At Deakin University our researchers are making a positive impact on the lives and well-being of communities — not just in Australia, but around the world — through exceptional innovation and research.
Using our industry, government and institutional networks, we are building our global research footprint across four key themes, supported by four world-class Research Institutes and 13 Strategic Research Centres.
Improving health and wellbeing
Covering the broad spectrum of health, our research is helping to improve the lives and wellbeing of people and communities on a global scale. From medicine, ageing, chronic illness and disability, to nutrition, physical activity and child health, we're continually striving to uncover new frontiers through persistent curiosity and ground-breaking research.
Designing smarter technologies
Deakin is a world leader in carbon and short fibre, metals and steel research, electromaterials, corrosion, nanotechnology, composite materials and energy storage systems. Our open access carbon fibre/composite research facility, Carbon Nexus, is supporting the transition to advanced manufacturing, while engineering and IT researchers are providing robotics, simulation modelling and haptics solutions to clients across many sectors.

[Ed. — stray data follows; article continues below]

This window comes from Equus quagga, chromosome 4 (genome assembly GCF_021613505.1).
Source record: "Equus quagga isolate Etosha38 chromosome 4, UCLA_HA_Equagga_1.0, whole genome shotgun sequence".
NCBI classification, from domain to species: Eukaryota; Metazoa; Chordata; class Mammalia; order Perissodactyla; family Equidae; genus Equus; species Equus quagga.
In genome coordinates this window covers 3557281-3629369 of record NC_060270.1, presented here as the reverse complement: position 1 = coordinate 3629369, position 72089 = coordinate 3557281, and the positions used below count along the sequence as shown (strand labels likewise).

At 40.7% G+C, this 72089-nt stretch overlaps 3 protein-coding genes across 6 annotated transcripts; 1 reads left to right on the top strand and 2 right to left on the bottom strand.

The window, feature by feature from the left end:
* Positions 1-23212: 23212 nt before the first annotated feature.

Enabling a sustainable world
Deakin leads one of the world’s most prestigious environmental and marine science research programs. Our scientists are helping to protect Australia’s vulnerable flora and fauna from disease, from rapid development and from climate change. In the agricultural sphere, teams of experts are providing water management advice and designing smart solutions to global challenges such as food security, sustainable agriculture and environmental sustainability.
Advancing society and culture
Our research is helping to advance understanding of intercultural relations, politics, migration, racism and governance. In education, researchers are cultivating society and culture by informing policy across all educational sectors, with an emphasis on developing partnerships and working toward achieving equity and social justice. Our creative arts researchers are also breaking new ground, often at the intersection between research, art and technology.
Deakin University retains sole responsibility for content © 2017 Deakin University.
1 March 2016 - 28 February 2017
Subject/journal group: All
The table to the right includes counts of all research outputs for Deakin University published between 1 March 2016 - 28 February 2017 which are tracked by the Nature Index.
Hover over the donut graph to view the WFC output for each subject. Below, the same research outputs are grouped by subject. Click on the subject to drill-down into a list of articles organized by journal, and then by title.
Note: Articles may be assigned to more than one subject area.
Outputs by subject (WFC)
|Earth & Environmental Sciences||4||0.68||0.68|
Highlight of the month: Deakin University
Gene helps immune cells get a move on
© Sciepro/Science Photo Library/Getty
A gene targeted for arthritis treatment also plays an important role in facilitating the immune response to influenza, potentially increasing the risk of side effects from the treatment.